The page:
When the American Empire collapses, it will similarly be due to its own weight and hubris. I do not expect we will have a New Hope in the form of a messianic Luke Skywalker. A single sharp shot will not disarm the U.S. Empire, and a crew of ragtag fighters will not defeat it. What we can learn from the Star Wars movies, however, is that Republics turn into empires when the people, the legislature, and those trusted most to protect the liberty and security of the population, place too much of their confidence in the executive. More specifically, crises and wars empower the Imperial Executive and Central State, as documented so well by Robert Higgs in his book Crisis and Leviathan. Good intentions channeled through statist means and insufficient jealousy for civil society and liberty allow for monsters to take over, build Death Stars, and lay entire civilizations to waste. What Senator Amidala says in Episode III is often true: "So this is how liberty dies — to thunderous applause." Let’s not get fooled again. War is indeed the health of the State, both on earth and in galaxies far, far away. But war too can expose the flaws and follies of the State, for all Empires eventually overstretch themselves to their own decline. Perpetual empire violates the laws of human nature and the balance of the force.
The Empire will fall one day. It will likely not, thankfully, require violent revolution. All it will take is one too many wars or imperial projects, and the system will break under the dense mass of its own unsustainability. The Death Star’s blunt instrument of mass destruction couldn’t crush the diffuse human spirit to breathe free. The Empire currently attempting to run the world will likewise find its coercive mechanisms to be rather clumsy implements, inadequate in the long term in enforcing compliance and maintaining loyalty and tacit approval throughout the earth and among its domestic population. Many Americans had had enough of empire by 1977, when the first Star Wars movie came out, and today’s Empire is even far larger, and more arrogant and overstretched than it was then. Its days are even more numbered.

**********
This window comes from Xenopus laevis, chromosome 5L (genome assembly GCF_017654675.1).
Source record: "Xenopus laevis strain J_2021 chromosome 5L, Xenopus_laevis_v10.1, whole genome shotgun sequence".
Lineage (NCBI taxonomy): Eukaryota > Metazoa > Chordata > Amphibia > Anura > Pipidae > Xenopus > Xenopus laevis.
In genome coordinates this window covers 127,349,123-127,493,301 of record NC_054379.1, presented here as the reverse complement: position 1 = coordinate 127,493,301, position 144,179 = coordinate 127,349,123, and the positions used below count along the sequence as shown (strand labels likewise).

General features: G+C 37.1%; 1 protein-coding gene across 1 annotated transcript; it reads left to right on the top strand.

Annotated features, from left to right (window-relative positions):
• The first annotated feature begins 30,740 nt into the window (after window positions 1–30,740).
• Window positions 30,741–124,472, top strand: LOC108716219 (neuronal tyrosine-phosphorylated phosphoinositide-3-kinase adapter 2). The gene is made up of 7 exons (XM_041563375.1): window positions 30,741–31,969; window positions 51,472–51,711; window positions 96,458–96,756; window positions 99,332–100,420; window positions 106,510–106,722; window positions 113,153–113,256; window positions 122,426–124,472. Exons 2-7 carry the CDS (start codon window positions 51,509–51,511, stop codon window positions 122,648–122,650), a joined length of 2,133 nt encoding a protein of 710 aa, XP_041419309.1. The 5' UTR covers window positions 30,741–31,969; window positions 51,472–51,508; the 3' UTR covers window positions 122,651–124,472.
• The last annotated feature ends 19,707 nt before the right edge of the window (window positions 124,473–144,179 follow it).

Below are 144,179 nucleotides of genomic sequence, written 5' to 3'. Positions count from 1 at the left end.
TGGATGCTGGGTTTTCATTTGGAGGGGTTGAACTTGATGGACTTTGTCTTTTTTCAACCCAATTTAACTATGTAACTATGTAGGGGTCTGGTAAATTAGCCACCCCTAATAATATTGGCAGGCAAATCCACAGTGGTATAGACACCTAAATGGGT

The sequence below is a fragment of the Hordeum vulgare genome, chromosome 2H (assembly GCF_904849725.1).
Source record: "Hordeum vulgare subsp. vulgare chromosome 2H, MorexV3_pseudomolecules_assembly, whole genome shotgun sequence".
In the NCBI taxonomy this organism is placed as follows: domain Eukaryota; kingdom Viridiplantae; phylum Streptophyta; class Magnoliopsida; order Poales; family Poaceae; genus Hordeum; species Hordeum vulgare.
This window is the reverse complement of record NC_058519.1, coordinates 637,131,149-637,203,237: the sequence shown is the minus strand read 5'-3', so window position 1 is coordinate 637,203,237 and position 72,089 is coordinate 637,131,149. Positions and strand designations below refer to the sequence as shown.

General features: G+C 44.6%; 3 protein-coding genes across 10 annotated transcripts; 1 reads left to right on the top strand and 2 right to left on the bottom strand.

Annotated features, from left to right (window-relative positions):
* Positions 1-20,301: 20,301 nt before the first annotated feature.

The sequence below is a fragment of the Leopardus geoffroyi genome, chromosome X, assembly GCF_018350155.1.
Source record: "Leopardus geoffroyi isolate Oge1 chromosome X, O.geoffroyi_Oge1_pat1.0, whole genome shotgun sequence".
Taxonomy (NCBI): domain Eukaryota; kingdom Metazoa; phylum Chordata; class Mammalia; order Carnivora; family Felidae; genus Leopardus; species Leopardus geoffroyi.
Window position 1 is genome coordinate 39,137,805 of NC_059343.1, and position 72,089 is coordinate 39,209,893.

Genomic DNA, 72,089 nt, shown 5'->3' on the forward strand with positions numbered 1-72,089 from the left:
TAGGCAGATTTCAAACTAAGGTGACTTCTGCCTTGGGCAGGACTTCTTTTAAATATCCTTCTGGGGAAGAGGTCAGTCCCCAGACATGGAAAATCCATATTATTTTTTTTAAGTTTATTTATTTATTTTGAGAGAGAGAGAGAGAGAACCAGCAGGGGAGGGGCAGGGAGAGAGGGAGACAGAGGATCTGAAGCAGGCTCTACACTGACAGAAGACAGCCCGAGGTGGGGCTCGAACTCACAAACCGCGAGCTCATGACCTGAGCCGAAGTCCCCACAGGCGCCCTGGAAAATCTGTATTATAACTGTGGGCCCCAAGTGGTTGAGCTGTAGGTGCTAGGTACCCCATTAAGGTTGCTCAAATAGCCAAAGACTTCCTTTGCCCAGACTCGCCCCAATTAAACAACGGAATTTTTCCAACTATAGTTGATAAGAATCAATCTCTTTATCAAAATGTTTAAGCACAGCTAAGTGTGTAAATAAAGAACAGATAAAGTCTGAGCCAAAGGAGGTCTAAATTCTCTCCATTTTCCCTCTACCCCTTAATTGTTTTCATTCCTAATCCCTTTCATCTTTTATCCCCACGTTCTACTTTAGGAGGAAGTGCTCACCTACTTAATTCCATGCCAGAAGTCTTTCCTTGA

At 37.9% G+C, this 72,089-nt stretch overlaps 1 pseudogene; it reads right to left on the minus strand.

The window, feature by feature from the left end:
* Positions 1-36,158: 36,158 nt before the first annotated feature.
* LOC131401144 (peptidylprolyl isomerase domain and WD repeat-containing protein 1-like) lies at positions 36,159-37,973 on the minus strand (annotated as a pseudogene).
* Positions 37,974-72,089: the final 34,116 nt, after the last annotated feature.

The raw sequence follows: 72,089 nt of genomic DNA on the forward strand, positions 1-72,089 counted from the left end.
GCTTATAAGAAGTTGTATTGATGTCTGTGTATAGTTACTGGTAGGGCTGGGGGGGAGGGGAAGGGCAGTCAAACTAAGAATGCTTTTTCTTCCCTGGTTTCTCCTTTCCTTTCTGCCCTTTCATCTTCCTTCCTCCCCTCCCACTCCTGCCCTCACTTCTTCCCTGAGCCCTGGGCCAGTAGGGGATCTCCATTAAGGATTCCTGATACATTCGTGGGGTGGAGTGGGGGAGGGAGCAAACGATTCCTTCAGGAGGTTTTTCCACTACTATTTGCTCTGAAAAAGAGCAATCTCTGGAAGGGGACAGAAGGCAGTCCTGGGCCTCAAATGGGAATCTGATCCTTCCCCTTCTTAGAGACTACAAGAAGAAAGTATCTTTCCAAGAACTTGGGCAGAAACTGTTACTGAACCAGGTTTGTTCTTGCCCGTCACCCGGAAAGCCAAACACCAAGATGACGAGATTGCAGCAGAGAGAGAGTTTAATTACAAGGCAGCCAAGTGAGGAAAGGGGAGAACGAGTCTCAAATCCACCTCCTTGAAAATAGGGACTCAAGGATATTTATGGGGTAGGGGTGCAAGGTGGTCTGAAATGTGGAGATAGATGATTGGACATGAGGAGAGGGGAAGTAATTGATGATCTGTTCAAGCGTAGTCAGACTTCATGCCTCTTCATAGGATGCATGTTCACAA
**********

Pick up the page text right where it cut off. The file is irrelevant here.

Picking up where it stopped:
We have a reason to hope, for although every Republic contains within it the seeds for its sad and decadent regression into Empire, so too does every Empire, pompous and presumptuous, contain within it the seeds of its own decline. We must maintain eternal vigilance, and keep speaking the truth, and the return to normalcy might surprise us in its painlessness and suddenness. As Yoda might say, Hopeful and determined we must be.
Anthony Gregory [send him mail] is a writer and musician who lives in Berkeley, California. He is a research assistant at the Independent Institute. See his webpage for more articles and personal information.